The ancient Chinese game Go, which has a very high number of possible moves, was considered almost impossible for a computer to beat humans two years ago. Last year Alpha Go (a Go programme designed by two Go players) beat the best professional Go Player Lee Sedol in a five game match. Machine learning had breached even the bastion of strategic thought.
Impossible Foods, a fourth industrial revolution technology company, makes a plant based food that smells, tastes, looks like real meat. It threatens the future of the $90 billion meat industry. If only 20% of world population switches from eating real meat to alternative proteins it would free up 12% of total fresh water, free 400 million hectares of land and 960 megatonnes of CO2 emission.
Traditional manufacturing and service oriented industries are being disrupted in a manner we have never seen before. The first industrial revolution was triggered by the invention of the steam engine, which led to mechanical production. The second industrial revolution, catalysed by electricity and the assembly line, made mass production feasible and was catalysed by the discovery of electricity and assembly line. The third industrial revolution, from the 1960s onwards, was driven by computers, digital technology and the internet.
The fourth industrial revolution is being driven today by ten technologies that are transforming industrial production: autonomous robots; simulation; big data and analytics; augmented reality; the cloud; cyber-security; additive manufacturing; horizontal and vertical integration; the internet of things and artificial intelligence (AI). These technologies are impacting the entire production value chain from design to productivity, speed and quality of production.
There is widespread concern over the potential impact of the fourth industrial revolution on employment. A vast range of jobs are at risk of extinction and rapid scaling could lead to accumulation of job losses. The other fear is that new technologies would lead to increase in inequalities and lack of social cohesion. Elon Musk has stated AI represents an essential threat to humanity and has suggested tight regulations. Bill Gates has said that robots need to be taxed to compensate for greater efficiency compared to humans and suggested the pace of automation should be slowed down.
A McKinsey report estimates that 400-800 million people around the globe could be displaced by automation and will need to find new jobs by 2030, for which they will require new skills. There will be considerable need for re-skilling and training.
Let us look at what new technologies could do to enable India to technologically leapfrog. The two indicators holding ease of doing business in India back are enforcement of contracts where India is 164th, and registering property where India is 154th out of 190 countries. About 3 crore cases are currently pending in Indian courts. Two-thirds of all civil cases in district courts relate to registering land. Blockchain based smart contracts could radically reduce litigation, bring transparency in land registry and eliminate corruption relating to land. India has a billion biometrics on Aadhaar. We have a unique opportunity to leverage our public identities to have many applications on a blockchain network.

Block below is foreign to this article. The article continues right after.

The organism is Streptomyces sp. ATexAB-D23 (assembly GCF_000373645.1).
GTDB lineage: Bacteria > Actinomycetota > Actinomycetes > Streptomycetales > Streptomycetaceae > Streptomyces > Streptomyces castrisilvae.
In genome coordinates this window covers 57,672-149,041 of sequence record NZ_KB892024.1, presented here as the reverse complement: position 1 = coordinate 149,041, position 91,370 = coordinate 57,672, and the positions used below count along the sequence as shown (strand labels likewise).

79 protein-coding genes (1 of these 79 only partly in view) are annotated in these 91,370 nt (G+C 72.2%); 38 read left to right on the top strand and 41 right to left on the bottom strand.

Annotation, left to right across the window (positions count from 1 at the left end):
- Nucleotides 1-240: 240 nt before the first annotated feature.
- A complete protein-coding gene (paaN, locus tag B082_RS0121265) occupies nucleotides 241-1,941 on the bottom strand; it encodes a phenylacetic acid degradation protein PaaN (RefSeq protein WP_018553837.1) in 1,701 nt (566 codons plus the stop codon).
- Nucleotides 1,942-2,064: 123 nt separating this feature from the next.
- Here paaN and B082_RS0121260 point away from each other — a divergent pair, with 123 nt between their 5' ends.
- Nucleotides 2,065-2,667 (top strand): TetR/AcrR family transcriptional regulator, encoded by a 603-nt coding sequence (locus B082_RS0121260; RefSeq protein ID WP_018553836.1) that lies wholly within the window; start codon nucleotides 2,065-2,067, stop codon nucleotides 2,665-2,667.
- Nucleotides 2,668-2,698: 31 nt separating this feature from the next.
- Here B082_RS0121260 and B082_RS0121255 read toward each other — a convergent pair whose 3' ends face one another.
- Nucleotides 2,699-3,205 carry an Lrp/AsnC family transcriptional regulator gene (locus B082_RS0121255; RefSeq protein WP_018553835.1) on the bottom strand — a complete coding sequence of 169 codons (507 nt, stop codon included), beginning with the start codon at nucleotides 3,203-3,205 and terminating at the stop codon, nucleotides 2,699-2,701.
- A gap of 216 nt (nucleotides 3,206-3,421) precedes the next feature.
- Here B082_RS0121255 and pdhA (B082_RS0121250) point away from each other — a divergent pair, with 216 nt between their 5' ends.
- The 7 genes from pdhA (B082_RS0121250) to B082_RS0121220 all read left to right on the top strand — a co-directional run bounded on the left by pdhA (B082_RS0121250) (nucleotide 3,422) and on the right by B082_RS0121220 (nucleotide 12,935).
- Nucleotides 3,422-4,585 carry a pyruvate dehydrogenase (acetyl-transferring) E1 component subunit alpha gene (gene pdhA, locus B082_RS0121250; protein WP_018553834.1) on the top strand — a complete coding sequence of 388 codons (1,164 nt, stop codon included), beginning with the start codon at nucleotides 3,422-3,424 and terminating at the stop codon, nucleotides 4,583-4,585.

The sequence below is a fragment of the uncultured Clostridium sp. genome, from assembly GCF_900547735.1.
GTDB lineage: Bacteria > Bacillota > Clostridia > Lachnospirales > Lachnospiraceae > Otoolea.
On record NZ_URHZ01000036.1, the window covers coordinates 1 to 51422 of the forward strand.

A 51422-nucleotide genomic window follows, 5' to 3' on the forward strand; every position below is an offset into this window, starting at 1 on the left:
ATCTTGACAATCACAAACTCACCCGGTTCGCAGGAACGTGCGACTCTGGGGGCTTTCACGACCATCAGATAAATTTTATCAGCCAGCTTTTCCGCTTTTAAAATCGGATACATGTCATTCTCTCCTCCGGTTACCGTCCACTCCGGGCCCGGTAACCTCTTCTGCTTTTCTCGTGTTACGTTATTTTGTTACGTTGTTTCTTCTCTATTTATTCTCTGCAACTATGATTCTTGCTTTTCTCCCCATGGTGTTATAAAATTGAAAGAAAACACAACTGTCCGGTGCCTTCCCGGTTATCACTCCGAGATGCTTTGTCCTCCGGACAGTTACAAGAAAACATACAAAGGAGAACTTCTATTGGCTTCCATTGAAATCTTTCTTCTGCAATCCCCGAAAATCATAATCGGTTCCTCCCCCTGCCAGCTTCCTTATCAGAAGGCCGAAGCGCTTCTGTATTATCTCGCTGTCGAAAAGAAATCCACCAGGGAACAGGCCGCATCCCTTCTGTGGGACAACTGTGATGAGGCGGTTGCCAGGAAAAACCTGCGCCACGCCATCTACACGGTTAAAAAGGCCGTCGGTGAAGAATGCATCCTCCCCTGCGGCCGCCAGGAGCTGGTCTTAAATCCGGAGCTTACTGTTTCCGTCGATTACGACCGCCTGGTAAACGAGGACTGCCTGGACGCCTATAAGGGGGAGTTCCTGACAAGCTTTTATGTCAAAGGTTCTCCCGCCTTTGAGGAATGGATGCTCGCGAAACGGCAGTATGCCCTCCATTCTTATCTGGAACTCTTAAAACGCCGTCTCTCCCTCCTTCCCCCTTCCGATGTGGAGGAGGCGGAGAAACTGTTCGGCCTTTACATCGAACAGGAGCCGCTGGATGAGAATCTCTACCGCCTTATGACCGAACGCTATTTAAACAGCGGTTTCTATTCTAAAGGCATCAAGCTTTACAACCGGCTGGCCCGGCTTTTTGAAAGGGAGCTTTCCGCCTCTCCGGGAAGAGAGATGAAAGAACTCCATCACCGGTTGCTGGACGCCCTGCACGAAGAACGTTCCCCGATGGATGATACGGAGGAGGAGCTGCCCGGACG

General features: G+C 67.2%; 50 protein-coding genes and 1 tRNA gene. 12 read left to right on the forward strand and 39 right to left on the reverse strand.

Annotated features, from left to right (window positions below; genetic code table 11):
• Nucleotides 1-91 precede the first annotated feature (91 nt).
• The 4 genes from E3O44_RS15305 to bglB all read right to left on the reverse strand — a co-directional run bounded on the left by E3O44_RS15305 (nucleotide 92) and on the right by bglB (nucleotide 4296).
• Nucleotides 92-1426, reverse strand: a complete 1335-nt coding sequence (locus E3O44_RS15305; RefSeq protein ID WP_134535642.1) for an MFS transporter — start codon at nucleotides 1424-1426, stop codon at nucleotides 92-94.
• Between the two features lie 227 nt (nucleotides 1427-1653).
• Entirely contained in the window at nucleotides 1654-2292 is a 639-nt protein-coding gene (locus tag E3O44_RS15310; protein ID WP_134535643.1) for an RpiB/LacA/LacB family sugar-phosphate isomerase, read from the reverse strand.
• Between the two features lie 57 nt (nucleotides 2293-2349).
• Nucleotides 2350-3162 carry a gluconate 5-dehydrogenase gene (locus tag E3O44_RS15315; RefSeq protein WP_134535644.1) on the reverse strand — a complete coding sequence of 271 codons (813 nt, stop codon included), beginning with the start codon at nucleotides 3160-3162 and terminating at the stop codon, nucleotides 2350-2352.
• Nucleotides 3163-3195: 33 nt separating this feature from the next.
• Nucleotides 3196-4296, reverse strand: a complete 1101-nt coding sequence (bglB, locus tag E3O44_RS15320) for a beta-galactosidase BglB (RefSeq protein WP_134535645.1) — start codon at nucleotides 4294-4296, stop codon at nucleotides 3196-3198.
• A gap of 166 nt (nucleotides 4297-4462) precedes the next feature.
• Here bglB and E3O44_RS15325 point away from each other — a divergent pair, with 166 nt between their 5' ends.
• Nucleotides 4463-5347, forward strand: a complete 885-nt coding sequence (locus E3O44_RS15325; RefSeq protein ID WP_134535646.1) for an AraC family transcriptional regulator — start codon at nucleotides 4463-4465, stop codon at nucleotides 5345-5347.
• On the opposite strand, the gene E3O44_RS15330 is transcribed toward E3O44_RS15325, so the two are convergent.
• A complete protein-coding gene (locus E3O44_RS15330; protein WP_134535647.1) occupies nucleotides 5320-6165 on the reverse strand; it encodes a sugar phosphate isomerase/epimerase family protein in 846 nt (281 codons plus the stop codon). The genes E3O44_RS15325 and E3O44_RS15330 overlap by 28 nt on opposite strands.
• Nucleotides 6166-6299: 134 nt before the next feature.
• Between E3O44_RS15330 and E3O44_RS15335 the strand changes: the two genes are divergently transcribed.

According to a PwC report, AI will contribute as much as $15.7 trillion to the world economy by 2030. Given India’s strength in technology, favourable demographics and structural advantages in availability of advanced data India can be an AI pioneer. AI has the potential to add $957 billion to India’s economy by 2035, lifting it by 15% (Accenture report). India’s data diversity is a big draw for global AI implementers. AI can be a game changer in government where “scale” and “quality” need to be addressed simultaneously.
What does India need to do to embrace technology, create new jobs and meet the requirements of the changed scenario?
Firstly, we must realign India’s education system to emphasise skills rather than mere degrees. We must move away from the Anglo-Saxon system of education with emphasis on academic degrees, toward hands on learning in practical subjects. A beginning has already been made by Atal Innovation Mission. By 2018 end, nearly 2000 schools will have Tinkering Labs with robots, 3D printers, additive machinery, Internet of things and mentors so that children from class 6 onwards can build and experiment rather than only imbibe.
Secondly, we must constantly upgrade skills. There is a severe shortage of skilled manpower. India needs massive upgradation programmes in new technologies. Our IITs and IIITs must redefine themselves as institutes driving cutting edge technologies for the fourth industrial revolution.
Thirdly, we must create a highly flexible, resilient and adaptive workforce which is multi-skilled and has the capacity to undertake digital tasks from anywhere rather than a fixed location.
Fourthly, we must initiate measures to ensure that Indians are fully prepared to embrace the new era of AI, blockchain, additive manufacturing and emerging technologies. India cannot afford to bypass this revolution. This requires a new mindset. Our policies must drive this change.
Fifthly, we must work across disciplines and institutional boundaries. We must break silos. Medical data is an example. Life saving opportunities can be utilised by sharing large sets of genomic data across different health providers and research organisations.
Sixthly, our focus must be on social sector – education, health, nutrition where new technologies will enable us to improve the quality of life and enhance our human development index. These are also the sectors where maximum jobs will be created. Countries are still navigating the early stages of this new industrial revolution. Can India jumpstart this transformation?
Source: Times Of India